Tanya Tagaq: Animism (pt. 1)

tagaq

Dear Matt:

This week, you’re getting an album that I have absolutely no idea how you will respond to. Seriously, this could go to either extreme. Because Tanya Tagaq is not an artist who inspires bland indifference. Your assignment is Animism, Tagaq’s much remarked-upon third album. You know this album by reputation from its historic Polaris Prize win, where it beat two of Canada’s most significant musical exports: Drake and Arcade Fire. Rightly so.

What you’ll be hearing is, in my view, one of the most remarkable musical fusions in recent years. What I hear on Animism is a blend of industrial electronica and noise art, with a generous dash of free jazz and — most crucially — a variant of Inuit throat singing that only one person in the world can do.

As you’ll know if you’ve read anything in the Canadian music press in the last two years, Tagaq is an Inuk icon. Her vocal technique is derived from a traditional style of throat singing where two women face each other and sing together. Tagaq’s innovation was finding a way to produce those sounds on her own. And, you know, incorporating them into industrial music.

Tagaq is an intensely political artist and an eloquent commentator on aboriginal issues. (The tweets she sent out after the final report of the Truth and Reconciliation commission came out are an education in themselves.) As such, most of what’s been written about her music has focussed on the political elements of her art. That’s a valid and important approach to take — far be it from me to sideline that aspect of what Tagaq does.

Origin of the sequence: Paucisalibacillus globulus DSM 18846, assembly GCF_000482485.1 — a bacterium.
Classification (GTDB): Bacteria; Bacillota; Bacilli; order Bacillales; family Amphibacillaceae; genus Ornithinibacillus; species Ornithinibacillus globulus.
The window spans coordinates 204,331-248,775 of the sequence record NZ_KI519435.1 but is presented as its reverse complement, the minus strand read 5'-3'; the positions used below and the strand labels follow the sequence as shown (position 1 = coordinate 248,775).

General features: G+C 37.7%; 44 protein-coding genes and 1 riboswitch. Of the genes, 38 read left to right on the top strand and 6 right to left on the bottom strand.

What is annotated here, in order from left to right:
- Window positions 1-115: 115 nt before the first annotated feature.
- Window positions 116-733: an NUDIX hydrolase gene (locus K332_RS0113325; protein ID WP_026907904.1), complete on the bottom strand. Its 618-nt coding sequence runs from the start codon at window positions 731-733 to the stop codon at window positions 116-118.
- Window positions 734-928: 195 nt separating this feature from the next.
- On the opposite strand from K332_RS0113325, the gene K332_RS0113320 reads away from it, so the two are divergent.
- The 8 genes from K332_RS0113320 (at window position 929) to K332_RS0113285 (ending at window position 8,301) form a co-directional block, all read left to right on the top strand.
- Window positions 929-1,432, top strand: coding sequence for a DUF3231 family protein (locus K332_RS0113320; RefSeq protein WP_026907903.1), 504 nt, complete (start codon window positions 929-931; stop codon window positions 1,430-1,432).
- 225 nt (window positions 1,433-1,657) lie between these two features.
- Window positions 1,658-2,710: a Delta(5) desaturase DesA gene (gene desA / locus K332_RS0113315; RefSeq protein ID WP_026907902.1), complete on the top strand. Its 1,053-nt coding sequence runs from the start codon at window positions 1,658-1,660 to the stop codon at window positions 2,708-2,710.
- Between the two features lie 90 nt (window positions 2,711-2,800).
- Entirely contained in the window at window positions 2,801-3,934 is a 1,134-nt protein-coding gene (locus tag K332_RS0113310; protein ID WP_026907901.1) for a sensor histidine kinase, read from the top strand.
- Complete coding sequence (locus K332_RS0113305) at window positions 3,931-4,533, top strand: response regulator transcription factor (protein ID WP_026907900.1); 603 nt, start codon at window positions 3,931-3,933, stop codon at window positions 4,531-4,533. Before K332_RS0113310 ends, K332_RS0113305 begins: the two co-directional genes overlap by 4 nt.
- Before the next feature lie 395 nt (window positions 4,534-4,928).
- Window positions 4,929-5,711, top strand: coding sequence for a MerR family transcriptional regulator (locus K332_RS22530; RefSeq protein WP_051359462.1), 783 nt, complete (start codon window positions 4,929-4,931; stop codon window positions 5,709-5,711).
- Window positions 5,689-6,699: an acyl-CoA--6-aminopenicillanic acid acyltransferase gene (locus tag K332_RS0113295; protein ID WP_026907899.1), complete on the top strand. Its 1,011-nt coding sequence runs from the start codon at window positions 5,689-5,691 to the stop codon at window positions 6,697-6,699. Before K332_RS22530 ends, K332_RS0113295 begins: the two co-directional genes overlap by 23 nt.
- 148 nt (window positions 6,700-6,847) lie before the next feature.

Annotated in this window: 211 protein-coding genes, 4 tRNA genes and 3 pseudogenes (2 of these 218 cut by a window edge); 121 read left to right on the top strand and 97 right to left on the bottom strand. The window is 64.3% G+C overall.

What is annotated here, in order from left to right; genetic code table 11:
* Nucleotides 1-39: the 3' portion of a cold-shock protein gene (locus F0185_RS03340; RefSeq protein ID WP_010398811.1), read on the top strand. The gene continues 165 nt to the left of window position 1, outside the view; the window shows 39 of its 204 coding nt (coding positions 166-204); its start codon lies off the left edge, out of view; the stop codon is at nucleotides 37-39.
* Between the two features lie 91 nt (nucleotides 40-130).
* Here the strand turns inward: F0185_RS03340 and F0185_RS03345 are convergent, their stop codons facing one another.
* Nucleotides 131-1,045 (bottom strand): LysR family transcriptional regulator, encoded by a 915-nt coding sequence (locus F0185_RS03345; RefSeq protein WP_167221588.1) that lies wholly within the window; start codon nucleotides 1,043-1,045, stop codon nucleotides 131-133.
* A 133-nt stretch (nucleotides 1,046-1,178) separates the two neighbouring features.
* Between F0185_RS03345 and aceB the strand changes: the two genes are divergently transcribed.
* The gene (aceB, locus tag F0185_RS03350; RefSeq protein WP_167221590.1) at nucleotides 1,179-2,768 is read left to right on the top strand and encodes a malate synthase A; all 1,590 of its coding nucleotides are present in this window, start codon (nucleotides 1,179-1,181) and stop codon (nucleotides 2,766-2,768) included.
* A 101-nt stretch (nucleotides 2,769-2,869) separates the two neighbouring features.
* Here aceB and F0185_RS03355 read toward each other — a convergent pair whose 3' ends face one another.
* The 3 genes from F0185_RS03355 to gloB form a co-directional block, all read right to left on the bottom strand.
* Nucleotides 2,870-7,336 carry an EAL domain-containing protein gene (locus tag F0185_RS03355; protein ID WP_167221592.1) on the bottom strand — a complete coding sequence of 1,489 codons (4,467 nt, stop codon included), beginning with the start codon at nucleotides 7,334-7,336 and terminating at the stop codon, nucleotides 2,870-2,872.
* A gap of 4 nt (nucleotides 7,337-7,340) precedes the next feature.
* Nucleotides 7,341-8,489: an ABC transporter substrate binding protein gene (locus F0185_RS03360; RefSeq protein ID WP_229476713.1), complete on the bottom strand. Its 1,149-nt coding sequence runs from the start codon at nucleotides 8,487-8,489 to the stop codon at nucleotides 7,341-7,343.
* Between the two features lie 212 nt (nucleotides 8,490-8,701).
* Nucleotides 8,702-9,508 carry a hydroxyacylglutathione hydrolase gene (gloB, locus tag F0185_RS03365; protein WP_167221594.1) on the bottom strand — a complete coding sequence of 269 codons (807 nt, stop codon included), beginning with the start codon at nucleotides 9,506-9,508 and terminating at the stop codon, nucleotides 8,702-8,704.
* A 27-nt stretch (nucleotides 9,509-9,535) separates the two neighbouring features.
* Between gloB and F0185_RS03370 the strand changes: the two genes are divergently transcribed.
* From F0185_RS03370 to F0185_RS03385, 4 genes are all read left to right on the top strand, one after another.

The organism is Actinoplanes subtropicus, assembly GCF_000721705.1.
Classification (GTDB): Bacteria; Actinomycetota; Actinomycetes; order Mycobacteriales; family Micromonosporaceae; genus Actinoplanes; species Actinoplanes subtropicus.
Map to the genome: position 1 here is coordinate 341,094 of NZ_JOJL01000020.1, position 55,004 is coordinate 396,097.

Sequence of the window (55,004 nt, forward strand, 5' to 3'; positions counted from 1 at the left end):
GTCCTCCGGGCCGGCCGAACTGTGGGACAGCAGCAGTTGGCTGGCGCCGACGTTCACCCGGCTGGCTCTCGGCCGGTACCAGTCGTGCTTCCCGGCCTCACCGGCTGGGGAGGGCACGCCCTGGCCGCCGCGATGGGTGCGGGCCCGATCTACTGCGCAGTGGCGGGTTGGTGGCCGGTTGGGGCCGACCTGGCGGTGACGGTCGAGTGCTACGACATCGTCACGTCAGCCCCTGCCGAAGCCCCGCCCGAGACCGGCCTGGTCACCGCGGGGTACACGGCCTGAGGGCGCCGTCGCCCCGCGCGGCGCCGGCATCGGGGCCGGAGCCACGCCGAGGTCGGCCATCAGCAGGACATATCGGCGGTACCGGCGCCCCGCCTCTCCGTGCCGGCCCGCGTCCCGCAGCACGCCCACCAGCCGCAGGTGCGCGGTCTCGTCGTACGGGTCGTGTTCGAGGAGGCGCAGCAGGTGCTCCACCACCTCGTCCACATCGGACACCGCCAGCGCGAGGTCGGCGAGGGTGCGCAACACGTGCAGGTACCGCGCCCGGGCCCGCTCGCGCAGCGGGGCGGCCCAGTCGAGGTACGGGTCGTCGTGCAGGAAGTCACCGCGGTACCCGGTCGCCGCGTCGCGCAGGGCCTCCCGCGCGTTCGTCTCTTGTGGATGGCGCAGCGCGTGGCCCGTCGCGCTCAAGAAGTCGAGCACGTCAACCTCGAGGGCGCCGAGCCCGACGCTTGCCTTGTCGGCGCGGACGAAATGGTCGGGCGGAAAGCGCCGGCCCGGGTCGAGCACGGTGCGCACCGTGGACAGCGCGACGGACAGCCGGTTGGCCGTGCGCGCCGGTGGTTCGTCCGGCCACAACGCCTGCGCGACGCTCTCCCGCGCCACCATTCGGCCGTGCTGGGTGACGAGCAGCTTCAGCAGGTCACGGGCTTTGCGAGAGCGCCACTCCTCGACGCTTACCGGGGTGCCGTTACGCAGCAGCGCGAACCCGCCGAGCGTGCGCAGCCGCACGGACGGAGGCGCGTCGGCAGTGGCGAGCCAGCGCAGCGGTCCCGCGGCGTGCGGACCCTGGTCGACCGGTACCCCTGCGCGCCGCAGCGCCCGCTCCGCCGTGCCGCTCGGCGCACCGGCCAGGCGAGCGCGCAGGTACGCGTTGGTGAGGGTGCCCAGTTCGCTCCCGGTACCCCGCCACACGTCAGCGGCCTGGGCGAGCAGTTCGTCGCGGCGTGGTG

But the side effect of that approach is that Tagaq sometimes doesn’t get the credit she deserves as a musician and an aesthete. The fact that Tagaq’s music relates deeply to her heritage and the current political struggles facing aboriginal peoples in Canada is a significant part of why she and Animism are great. But it’s also just massively good music, when you’re in the right headspace for it. It’s got drama and tension and changes mood on a dime. It’s brilliantly paced, with slow burns and payoffs strategically distributed throughout. And it has that timbral variety I was talking about last week.

So: a bit on what you can expect to hear.

Animism is anchored around a central trio of musicians: Tagaq, violinist/producer Jesse Zubot, and drum virtuoso Jean Martin. There’s all sorts of stuff piled on top of them on most tracks: industrial-sounding synths on ‘Uja,’ operatic vocals by Anna Pardo Canedo on ‘Flight,’ horns and strings on the Pixies cover that the album starts with for some reason. (It really is a fantastic cover, though. One of those ones that nearly makes the original obsolete.)

But for me, the most satisfying moments on the album are on tracks like ‘Tulugak’ and ‘Damp Animal Spirits,’ where you get to hear the central trio performing basically unadorned improvisations. Tagaq is always in the lead, but the other two are always doing something interesting, too. Martin in particular gives one of the most entrancing drum performances I’ve heard in awhile.

Animism is not an album that goes out of its way to be likeable, much to its credit. Nonetheless, I’ve found myself loving it all the same. I think you will too, at least in parts. But I could be wrong. This is way the hell out there. Channel the part of yourself that thinks that ‘Night Swim’ is good music and you should be fine.

— Matthew